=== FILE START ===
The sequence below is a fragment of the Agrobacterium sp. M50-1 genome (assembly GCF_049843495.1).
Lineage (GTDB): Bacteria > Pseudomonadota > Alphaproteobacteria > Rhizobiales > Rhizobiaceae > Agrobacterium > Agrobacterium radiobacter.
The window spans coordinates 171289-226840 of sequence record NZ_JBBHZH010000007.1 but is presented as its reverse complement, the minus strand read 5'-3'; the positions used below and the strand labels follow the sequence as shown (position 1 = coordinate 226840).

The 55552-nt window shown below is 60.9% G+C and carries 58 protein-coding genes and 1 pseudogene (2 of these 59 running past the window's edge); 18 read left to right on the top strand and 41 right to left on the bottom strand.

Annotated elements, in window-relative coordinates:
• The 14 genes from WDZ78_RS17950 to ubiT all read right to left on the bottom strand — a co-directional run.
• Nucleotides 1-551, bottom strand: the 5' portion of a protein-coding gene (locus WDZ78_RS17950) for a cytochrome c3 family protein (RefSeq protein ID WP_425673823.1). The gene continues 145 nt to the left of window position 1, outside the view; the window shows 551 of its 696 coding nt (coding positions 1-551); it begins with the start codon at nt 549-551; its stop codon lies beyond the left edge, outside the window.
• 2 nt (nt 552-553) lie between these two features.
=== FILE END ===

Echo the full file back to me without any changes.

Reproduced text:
The sequence below is a fragment of the Agrobacterium sp. M50-1 genome (assembly GCF_049843495.1).
Lineage (GTDB): Bacteria > Pseudomonadota > Alphaproteobacteria > Rhizobiales > Rhizobiaceae > Agrobacterium > Agrobacterium radiobacter.
The window spans coordinates 171289-226840 of sequence record NZ_JBBHZH010000007.1 but is presented as its reverse complement, the minus strand read 5'-3'; the positions used below and the strand labels follow the sequence as shown (position 1 = coordinate 226840).

The 55552-nt window shown below is 60.9% G+C and carries 58 protein-coding genes and 1 pseudogene (2 of these 59 running past the window's edge); 18 read left to right on the top strand and 41 right to left on the bottom strand.

Annotated elements, in window-relative coordinates:
• The 14 genes from WDZ78_RS17950 to ubiT all read right to left on the bottom strand — a co-directional run.
• Nucleotides 1-551, bottom strand: the 5' portion of a protein-coding gene (locus WDZ78_RS17950) for a cytochrome c3 family protein (RefSeq protein ID WP_425673823.1). The gene continues 145 nt to the left of window position 1, outside the view; the window shows 551 of its 696 coding nt (coding positions 1-551); it begins with the start codon at nt 549-551; its stop codon lies beyond the left edge, outside the window.
• 2 nt (nt 552-553) lie between these two features.